[Page 222]

The prohibitions to be observed by both the ascetics and the laity are, to abstain from flesh-meat, wine, honey, butter, opium, snow, ice, hail, everything that grows beneath the earth, fruits whose names are unknown, or that contain small seeds, and from eating at night.


[Page 249]

If the inquiry be regarding rain, the elements of earth and water indicate that rain will fall, but in the latter there is greater evidence of a plentiful supply to the crops. The element of air predicts clouds without rain; and fire, gentle showers. Regarding questions as to crops, water and earth show that they will yield the revenue, and in the latter case a full harvest; air indicates a moderate crop, and fire that it will be burnt up.


[Page 275]

A king resembles a gardener and should carry out, in regard to his subjects, the course pursued in the care of his garden by the other, who puts away thorns and weeds and keeps his flower-beds in good order, allowing no depredations from without. In the same way a prince should transfer to the frontier of his dominions the turbulence of the seditious, and free the courts of his palace from their machinations, and allow no other evil designers to enter them. The gardener, likewise, from time to time, prunes the redundancy of leaf and branch on his trees, so the king should isolate from each other the more powerful nobles whose friends and dependents are dangerously numerous. The gardener also invigorates his weak saplings with water, and the king should similarly sustain with beneficence his im-poverished soldiery.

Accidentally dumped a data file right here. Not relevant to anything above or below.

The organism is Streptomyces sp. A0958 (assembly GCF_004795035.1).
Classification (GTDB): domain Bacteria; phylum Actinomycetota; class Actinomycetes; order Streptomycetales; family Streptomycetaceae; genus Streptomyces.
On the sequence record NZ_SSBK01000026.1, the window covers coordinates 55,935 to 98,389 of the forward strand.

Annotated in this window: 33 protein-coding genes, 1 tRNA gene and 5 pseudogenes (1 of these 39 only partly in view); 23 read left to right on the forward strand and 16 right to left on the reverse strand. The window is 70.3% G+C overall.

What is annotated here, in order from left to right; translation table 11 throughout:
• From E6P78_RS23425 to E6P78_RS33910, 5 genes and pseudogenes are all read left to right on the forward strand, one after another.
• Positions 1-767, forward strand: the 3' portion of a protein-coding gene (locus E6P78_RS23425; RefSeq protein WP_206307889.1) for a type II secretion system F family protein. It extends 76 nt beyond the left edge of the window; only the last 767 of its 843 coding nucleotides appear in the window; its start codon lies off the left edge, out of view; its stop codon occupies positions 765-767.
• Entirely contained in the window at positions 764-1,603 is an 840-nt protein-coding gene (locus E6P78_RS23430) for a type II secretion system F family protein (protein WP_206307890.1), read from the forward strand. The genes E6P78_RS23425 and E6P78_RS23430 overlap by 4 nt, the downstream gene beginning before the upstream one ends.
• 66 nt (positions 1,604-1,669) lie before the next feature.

[Page 407]


His birthplace was Oudh. He lived a life of extra-ordinary abstraction, heedless of all save the worship of God. It is said that Khwājah Qutbu'ddín and he, with a number of others, were taken prisoners by the Mughals. Hunger and thirst drove the captives to the greatest straits. It was then that the Khwājah, by supernatural power, drew forth from his wallet warm cakes (kāk), with which he supplied each one of the party, while the Súfí gave them all to drink from his broken water-vessel (badhnā).From this circum-stance the Khwājah was called Kākí, and the other Badhni.


[Page 432]

A certain seeker after God was addicted to gluttony. He went to an adviser of practical experience, who gave him a bowl made of (the shell of a dried)pumpkin which he was told to fill in measuring his daily food and also to grind its edge a little (daily)and apply (the paste)to his forehead as a sectarian mark. At the same time, to throw him off the scent, he taught him a prayer to be recited. In a short time his failing was cured.


[Page 436]

Eating anything that dies of itself is unlawful. There is a natural repugnance to it.